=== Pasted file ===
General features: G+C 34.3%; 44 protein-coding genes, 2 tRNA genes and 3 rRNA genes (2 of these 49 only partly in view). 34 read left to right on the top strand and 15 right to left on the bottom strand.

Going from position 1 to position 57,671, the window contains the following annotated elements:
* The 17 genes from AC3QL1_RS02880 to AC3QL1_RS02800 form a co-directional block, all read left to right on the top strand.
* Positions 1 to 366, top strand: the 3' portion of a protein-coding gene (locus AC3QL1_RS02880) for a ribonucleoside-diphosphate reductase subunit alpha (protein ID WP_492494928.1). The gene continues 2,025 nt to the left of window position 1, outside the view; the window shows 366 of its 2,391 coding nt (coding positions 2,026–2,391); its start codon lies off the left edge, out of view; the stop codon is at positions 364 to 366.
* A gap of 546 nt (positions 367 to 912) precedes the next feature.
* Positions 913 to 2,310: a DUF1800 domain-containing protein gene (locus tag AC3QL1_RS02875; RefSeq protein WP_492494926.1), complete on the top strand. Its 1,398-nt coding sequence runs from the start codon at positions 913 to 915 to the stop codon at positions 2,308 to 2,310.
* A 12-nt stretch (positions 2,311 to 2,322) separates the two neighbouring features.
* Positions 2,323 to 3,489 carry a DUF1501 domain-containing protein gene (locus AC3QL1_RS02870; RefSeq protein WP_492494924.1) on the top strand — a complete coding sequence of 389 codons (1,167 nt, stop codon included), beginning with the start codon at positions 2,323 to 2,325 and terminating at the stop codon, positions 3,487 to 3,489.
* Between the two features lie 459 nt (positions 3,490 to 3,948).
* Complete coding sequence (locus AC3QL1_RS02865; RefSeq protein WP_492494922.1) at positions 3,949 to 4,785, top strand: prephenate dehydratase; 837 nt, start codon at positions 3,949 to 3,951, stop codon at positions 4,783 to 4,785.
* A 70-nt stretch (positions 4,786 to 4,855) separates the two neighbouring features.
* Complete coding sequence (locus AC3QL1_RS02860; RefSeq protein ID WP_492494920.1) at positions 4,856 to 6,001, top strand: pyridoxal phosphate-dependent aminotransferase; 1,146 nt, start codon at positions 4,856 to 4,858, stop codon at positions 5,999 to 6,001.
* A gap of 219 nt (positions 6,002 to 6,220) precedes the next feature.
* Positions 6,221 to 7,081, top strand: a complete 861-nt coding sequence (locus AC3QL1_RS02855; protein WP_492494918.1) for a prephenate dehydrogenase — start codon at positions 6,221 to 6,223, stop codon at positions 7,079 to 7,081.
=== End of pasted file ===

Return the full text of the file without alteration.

General features: G+C 34.3%; 44 protein-coding genes, 2 tRNA genes and 3 rRNA genes (2 of these 49 only partly in view). 34 read left to right on the top strand and 15 right to left on the bottom strand.

Going from position 1 to position 57,671, the window contains the following annotated elements:
* The 17 genes from AC3QL1_RS02880 to AC3QL1_RS02800 form a co-directional block, all read left to right on the top strand.
* Positions 1 to 366, top strand: the 3' portion of a protein-coding gene (locus AC3QL1_RS02880) for a ribonucleoside-diphosphate reductase subunit alpha (protein ID WP_492494928.1). The gene continues 2,025 nt to the left of window position 1, outside the view; the window shows 366 of its 2,391 coding nt (coding positions 2,026–2,391); its start codon lies off the left edge, out of view; the stop codon is at positions 364 to 366.
* A gap of 546 nt (positions 367 to 912) precedes the next feature.
* Positions 913 to 2,310: a DUF1800 domain-containing protein gene (locus tag AC3QL1_RS02875; RefSeq protein WP_492494926.1), complete on the top strand. Its 1,398-nt coding sequence runs from the start codon at positions 913 to 915 to the stop codon at positions 2,308 to 2,310.
* A 12-nt stretch (positions 2,311 to 2,322) separates the two neighbouring features.
* Positions 2,323 to 3,489 carry a DUF1501 domain-containing protein gene (locus AC3QL1_RS02870; RefSeq protein WP_492494924.1) on the top strand — a complete coding sequence of 389 codons (1,167 nt, stop codon included), beginning with the start codon at positions 2,323 to 2,325 and terminating at the stop codon, positions 3,487 to 3,489.
* Between the two features lie 459 nt (positions 3,490 to 3,948).
* Complete coding sequence (locus AC3QL1_RS02865; RefSeq protein WP_492494922.1) at positions 3,949 to 4,785, top strand: prephenate dehydratase; 837 nt, start codon at positions 3,949 to 3,951, stop codon at positions 4,783 to 4,785.
* A 70-nt stretch (positions 4,786 to 4,855) separates the two neighbouring features.
* Complete coding sequence (locus AC3QL1_RS02860; RefSeq protein ID WP_492494920.1) at positions 4,856 to 6,001, top strand: pyridoxal phosphate-dependent aminotransferase; 1,146 nt, start codon at positions 4,856 to 4,858, stop codon at positions 5,999 to 6,001.
* A gap of 219 nt (positions 6,002 to 6,220) precedes the next feature.
* Positions 6,221 to 7,081, top strand: a complete 861-nt coding sequence (locus AC3QL1_RS02855; protein WP_492494918.1) for a prephenate dehydrogenase — start codon at positions 6,221 to 6,223, stop codon at positions 7,079 to 7,081.